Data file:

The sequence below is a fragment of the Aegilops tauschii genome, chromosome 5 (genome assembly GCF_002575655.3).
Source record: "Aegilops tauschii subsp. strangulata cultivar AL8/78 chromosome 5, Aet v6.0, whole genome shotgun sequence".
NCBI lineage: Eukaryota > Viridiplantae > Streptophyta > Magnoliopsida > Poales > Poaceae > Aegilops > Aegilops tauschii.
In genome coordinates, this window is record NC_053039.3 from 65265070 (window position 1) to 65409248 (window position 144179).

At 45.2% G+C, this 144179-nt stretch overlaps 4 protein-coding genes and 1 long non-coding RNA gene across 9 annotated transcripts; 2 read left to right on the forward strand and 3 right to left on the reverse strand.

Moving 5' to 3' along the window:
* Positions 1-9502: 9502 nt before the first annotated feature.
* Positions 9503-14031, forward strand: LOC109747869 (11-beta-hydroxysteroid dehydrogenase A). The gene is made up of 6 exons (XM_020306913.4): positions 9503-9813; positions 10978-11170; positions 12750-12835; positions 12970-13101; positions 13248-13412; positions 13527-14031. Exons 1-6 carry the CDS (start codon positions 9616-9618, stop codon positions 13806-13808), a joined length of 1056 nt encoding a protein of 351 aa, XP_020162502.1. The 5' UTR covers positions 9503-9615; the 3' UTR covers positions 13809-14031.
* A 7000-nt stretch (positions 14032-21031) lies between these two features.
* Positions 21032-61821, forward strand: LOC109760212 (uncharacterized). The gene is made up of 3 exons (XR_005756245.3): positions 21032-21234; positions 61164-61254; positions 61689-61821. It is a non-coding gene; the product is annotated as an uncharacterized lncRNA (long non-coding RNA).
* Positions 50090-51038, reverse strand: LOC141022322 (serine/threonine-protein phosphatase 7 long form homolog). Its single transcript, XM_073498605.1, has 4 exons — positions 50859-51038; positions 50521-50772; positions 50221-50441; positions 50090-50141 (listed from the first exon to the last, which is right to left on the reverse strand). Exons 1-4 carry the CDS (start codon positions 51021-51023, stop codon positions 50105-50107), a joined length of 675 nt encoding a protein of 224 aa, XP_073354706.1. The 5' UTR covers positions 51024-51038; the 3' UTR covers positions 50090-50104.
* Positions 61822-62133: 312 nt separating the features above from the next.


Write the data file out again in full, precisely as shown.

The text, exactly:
The sequence below is a fragment of the Aegilops tauschii genome, chromosome 5 (genome assembly GCF_002575655.3).
Source record: "Aegilops tauschii subsp. strangulata cultivar AL8/78 chromosome 5, Aet v6.0, whole genome shotgun sequence".
NCBI lineage: Eukaryota > Viridiplantae > Streptophyta > Magnoliopsida > Poales > Poaceae > Aegilops > Aegilops tauschii.
In genome coordinates, this window is record NC_053039.3 from 65265070 (window position 1) to 65409248 (window position 144179).

At 45.2% G+C, this 144179-nt stretch overlaps 4 protein-coding genes and 1 long non-coding RNA gene across 9 annotated transcripts; 2 read left to right on the forward strand and 3 right to left on the reverse strand.

Moving 5' to 3' along the window:
* Positions 1-9502: 9502 nt before the first annotated feature.
* Positions 9503-14031, forward strand: LOC109747869 (11-beta-hydroxysteroid dehydrogenase A). The gene is made up of 6 exons (XM_020306913.4): positions 9503-9813; positions 10978-11170; positions 12750-12835; positions 12970-13101; positions 13248-13412; positions 13527-14031. Exons 1-6 carry the CDS (start codon positions 9616-9618, stop codon positions 13806-13808), a joined length of 1056 nt encoding a protein of 351 aa, XP_020162502.1. The 5' UTR covers positions 9503-9615; the 3' UTR covers positions 13809-14031.
* A 7000-nt stretch (positions 14032-21031) lies between these two features.
* Positions 21032-61821, forward strand: LOC109760212 (uncharacterized). The gene is made up of 3 exons (XR_005756245.3): positions 21032-21234; positions 61164-61254; positions 61689-61821. It is a non-coding gene; the product is annotated as an uncharacterized lncRNA (long non-coding RNA).
* Positions 50090-51038, reverse strand: LOC141022322 (serine/threonine-protein phosphatase 7 long form homolog). Its single transcript, XM_073498605.1, has 4 exons — positions 50859-51038; positions 50521-50772; positions 50221-50441; positions 50090-50141 (listed from the first exon to the last, which is right to left on the reverse strand). Exons 1-4 carry the CDS (start codon positions 51021-51023, stop codon positions 50105-50107), a joined length of 675 nt encoding a protein of 224 aa, XP_073354706.1. The 5' UTR covers positions 51024-51038; the 3' UTR covers positions 50090-50104.
* Positions 61822-62133: 312 nt separating the features above from the next.